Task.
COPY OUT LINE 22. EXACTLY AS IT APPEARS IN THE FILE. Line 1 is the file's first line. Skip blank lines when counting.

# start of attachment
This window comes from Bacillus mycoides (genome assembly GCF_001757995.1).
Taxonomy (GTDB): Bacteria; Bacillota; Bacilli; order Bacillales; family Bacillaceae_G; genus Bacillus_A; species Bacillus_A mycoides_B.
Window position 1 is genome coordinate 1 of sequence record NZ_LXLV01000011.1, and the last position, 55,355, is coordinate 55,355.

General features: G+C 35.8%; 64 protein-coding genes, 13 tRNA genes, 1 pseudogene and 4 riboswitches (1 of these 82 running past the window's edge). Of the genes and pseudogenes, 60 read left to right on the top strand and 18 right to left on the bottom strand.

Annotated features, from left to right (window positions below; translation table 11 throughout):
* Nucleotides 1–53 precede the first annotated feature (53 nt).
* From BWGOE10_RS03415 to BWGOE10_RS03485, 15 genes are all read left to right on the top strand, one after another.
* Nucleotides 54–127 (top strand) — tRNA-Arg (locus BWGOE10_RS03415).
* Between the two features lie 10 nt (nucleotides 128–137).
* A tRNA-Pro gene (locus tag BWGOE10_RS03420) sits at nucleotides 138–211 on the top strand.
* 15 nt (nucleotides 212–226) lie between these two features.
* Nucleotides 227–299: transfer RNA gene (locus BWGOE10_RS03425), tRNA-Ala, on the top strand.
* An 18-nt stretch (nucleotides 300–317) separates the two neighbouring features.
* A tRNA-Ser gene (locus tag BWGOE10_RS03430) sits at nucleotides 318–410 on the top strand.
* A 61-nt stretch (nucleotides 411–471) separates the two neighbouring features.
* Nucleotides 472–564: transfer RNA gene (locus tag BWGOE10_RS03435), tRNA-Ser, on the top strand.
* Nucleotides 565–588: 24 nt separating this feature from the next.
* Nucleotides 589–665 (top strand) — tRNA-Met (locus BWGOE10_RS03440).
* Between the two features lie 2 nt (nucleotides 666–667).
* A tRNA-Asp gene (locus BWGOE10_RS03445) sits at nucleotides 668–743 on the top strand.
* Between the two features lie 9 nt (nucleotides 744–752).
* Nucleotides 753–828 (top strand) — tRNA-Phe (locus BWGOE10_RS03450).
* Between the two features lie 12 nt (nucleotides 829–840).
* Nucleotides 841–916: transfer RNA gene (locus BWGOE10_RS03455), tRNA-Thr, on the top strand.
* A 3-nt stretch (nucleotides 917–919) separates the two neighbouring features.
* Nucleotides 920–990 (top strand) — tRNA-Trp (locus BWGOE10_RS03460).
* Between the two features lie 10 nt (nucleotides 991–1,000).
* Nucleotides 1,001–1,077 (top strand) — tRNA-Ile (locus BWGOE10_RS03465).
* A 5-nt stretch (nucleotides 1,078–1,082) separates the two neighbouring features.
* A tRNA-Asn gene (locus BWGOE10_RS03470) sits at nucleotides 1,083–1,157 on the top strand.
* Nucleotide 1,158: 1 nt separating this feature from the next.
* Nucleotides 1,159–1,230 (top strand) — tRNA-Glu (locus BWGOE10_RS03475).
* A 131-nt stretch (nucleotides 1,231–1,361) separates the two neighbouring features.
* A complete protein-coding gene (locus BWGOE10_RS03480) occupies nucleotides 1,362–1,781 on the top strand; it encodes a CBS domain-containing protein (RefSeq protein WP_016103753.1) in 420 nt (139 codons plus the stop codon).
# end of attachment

* Nucleotides 753–828 (top strand) — tRNA-Phe (locus BWGOE10_RS03450).